Ecommerce has come a long way in the past fifteen years. Once largely confined to retailing small consumer goods, online and retailers now sell everything from household appliances to various business-to-business products, outpacing brick-and-mortar stores.
Ecommerce was once seen as an extension of retailing. Now, the highly competitive business is all about providing a gateway for brand owners and manufacturers to sell direct to consumers. Online retailers don’t necessarily hawk their own wares; they’re increasingly in the business of providing a selling platform for a multiplicity of vendors. Amazon is the obvious example in that category, but it’s by no means the only one: Other successful markets include Zulily and Wayfair.
The customer experience is king in the ecommerce world. Customer experience covers not only the appearance of the website and the ease of ordering, but also retail selection, availability, speed and reliability of deliveries, and also the returns experience. Given all that, it’s not surprising that transportation and logistics have emerged near the top of online companies’ priorities. Fulfillment and shipping—given their capabilities to provide customers with quick deliveries—have become key to the customer experience and inventory management has become crucial to fulfillment, not to mention to the top and bottom lines of the internet retailers. Every company needs to keep inventories lean, and to be smart about which products are stocked, how, and where. Shipping and transportation strategies play into all of these factors – which, in turn, are essential to the success of ecommerce companies.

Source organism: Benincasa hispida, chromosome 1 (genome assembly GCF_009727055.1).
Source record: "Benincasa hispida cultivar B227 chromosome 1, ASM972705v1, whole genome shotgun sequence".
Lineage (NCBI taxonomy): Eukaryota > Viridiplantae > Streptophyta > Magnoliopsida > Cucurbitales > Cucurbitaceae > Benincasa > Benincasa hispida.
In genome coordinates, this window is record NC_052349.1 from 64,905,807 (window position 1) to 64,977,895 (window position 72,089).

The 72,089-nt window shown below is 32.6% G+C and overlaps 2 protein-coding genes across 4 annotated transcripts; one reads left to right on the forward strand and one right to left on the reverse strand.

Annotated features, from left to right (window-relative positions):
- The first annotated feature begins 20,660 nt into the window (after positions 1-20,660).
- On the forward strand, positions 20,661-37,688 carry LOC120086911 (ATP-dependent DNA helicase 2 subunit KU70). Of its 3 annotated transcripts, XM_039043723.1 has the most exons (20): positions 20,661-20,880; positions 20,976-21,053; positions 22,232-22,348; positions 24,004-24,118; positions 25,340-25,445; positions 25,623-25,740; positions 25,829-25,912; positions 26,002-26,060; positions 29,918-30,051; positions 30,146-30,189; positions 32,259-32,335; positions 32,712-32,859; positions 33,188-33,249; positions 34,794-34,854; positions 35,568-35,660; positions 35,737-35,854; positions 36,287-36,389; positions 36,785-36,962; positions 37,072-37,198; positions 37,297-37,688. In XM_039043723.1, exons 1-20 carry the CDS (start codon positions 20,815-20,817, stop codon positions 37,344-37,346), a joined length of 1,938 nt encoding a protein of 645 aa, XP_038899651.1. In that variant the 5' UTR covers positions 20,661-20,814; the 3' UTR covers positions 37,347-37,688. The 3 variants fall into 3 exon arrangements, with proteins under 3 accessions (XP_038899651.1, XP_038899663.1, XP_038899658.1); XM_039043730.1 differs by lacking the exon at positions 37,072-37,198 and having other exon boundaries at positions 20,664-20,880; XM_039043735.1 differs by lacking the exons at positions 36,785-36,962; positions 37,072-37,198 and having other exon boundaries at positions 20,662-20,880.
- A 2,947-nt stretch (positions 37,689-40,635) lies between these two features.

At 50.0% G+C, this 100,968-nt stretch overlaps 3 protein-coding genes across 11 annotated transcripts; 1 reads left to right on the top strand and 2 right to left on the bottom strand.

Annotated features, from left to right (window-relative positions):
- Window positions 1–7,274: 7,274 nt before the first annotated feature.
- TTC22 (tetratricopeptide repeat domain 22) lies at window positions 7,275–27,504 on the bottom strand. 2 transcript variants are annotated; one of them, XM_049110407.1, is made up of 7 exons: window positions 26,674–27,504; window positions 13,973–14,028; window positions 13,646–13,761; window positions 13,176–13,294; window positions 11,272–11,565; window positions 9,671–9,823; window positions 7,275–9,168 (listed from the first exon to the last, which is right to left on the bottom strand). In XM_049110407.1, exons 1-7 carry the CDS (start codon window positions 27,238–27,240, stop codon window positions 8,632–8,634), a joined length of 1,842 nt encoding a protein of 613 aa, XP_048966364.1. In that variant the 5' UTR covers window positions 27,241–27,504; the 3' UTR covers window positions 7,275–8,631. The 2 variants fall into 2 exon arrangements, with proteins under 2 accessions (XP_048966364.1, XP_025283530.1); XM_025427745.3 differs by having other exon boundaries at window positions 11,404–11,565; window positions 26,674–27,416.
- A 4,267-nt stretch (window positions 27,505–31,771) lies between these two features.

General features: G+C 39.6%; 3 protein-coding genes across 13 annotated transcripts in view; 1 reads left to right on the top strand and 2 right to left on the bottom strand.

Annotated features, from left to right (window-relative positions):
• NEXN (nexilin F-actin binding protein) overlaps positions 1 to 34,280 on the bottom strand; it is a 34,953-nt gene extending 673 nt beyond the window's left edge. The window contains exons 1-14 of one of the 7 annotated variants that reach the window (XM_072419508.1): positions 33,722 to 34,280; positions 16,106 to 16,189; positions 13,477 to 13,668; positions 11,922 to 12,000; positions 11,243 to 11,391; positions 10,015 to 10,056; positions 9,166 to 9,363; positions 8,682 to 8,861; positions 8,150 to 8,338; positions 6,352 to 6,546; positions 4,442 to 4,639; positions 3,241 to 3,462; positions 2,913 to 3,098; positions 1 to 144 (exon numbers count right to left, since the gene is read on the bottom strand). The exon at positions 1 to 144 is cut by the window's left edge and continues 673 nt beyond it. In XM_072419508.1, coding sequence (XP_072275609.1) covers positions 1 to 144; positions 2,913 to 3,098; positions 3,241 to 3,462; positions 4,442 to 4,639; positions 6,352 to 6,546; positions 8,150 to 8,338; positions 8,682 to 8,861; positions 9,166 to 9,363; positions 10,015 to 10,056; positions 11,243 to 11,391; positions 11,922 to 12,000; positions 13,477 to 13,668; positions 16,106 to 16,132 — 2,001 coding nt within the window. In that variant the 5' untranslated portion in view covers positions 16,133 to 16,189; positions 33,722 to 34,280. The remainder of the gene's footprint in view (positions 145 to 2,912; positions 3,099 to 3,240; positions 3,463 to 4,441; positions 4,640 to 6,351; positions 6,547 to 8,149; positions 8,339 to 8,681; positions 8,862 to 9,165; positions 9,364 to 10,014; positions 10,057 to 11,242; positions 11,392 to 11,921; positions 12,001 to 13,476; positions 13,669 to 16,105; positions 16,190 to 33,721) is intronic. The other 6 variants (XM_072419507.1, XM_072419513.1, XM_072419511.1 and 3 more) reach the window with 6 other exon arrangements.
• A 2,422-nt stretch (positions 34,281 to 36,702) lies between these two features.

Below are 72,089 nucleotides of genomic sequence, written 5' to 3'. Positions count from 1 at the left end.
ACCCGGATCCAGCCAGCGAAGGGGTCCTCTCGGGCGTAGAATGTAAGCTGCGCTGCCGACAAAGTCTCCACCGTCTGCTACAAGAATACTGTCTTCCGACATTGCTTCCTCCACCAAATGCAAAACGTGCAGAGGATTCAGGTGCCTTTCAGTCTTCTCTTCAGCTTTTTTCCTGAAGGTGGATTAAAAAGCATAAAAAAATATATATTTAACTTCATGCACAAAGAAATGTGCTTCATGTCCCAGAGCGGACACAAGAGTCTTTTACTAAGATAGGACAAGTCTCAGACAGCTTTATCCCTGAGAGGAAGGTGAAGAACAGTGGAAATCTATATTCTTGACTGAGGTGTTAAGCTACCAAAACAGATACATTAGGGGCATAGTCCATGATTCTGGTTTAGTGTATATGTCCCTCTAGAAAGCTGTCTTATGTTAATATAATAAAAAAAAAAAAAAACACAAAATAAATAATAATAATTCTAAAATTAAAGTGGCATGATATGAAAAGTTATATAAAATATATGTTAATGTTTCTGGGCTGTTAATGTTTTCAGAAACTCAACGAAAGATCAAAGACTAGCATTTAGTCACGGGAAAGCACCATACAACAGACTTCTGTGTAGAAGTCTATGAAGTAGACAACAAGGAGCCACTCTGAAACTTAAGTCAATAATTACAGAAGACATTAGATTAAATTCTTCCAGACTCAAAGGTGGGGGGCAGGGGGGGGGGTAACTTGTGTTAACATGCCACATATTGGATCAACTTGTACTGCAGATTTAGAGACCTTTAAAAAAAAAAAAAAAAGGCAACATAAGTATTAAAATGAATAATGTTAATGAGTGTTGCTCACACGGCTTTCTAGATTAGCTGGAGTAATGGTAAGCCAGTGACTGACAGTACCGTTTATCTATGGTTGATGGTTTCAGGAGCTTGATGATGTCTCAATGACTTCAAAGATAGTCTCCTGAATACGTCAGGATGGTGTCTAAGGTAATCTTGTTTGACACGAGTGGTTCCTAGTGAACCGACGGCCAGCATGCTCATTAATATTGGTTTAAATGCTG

Navigating the ecommerce “ship”
Leading ecommerce retailers typically prepare to fulfill customer orders in three ways: From inventory held in company fulfillment centers, by having third-party vendors supply product to fulfillment centers based on purchase orders, and by vendors drop shipping orders directly to consumers. And, since fulfillment and delivery are important to the overall customer experience, it’s a best practice for e-tailers to own the freight processes involved in getting products to end users and to deploy advanced technologies to help make it all happen.
Drop shipping is generally reserved for products that require flexibility, such as large or bulky objects like furniture, customizable pieces, consumables such as food, and hazardous materials such as perfumes and electronic devices with batteries. This ecommerce strategy allows retailers to save on warehousing space and to push regulation compliance governing shipping food and hazmats onto their vendors.
In the case of Zulily, a company whose business model revolves around promoting 100 72-hour sales a day, the typical shipment starts when a consumer places an order and provides payment. At this point, the company sends a purchase order to its vendor. The vendor then dispatches the items to a Zulily fulfillment center, where the merchandise is packaged, consolidated when possible (which saves money) and shipped to the customer. Only 27 percent of Zulily products are fulfilled from stock kept in the company’s four fulfillment centers. These are the products that the company knows or projects will be in high demand, requiring inventory to be on hand so orders can be fulfilled at a fast rate.